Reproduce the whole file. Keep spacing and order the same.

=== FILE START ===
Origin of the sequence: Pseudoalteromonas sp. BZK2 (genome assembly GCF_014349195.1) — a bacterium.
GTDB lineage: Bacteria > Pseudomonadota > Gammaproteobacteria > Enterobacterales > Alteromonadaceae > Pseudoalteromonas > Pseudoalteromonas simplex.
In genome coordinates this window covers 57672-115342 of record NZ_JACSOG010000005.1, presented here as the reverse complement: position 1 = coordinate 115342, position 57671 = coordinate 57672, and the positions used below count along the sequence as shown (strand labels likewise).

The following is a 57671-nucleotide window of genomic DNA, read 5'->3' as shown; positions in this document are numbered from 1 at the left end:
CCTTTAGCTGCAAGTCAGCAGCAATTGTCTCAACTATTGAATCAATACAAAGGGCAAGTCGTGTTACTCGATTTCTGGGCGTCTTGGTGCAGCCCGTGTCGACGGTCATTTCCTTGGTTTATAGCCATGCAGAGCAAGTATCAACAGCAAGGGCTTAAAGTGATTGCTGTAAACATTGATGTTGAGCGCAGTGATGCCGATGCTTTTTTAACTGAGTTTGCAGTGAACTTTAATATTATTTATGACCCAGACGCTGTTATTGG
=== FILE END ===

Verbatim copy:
Origin of the sequence: Pseudoalteromonas sp. BZK2 (genome assembly GCF_014349195.1) — a bacterium.
GTDB lineage: Bacteria > Pseudomonadota > Gammaproteobacteria > Enterobacterales > Alteromonadaceae > Pseudoalteromonas > Pseudoalteromonas simplex.
In genome coordinates this window covers 57672-115342 of record NZ_JACSOG010000005.1, presented here as the reverse complement: position 1 = coordinate 115342, position 57671 = coordinate 57672, and the positions used below count along the sequence as shown (strand labels likewise).

The following is a 57671-nucleotide window of genomic DNA, read 5'->3' as shown; positions in this document are numbered from 1 at the left end:
CCTTTAGCTGCAAGTCAGCAGCAATTGTCTCAACTATTGAATCAATACAAAGGGCAAGTCGTGTTACTCGATTTCTGGGCGTCTTGGTGCAGCCCGTGTCGACGGTCATTTCCTTGGTTTATAGCCATGCAGAGCAAGTATCAACAGCAAGGGCTTAAAGTGATTGCTGTAAACATTGATGTTGAGCGCAGTGATGCCGATGCTTTTTTAACTGAGTTTGCAGTGAACTTTAATATTATTTATGACCCAGACGCTGTTATTGG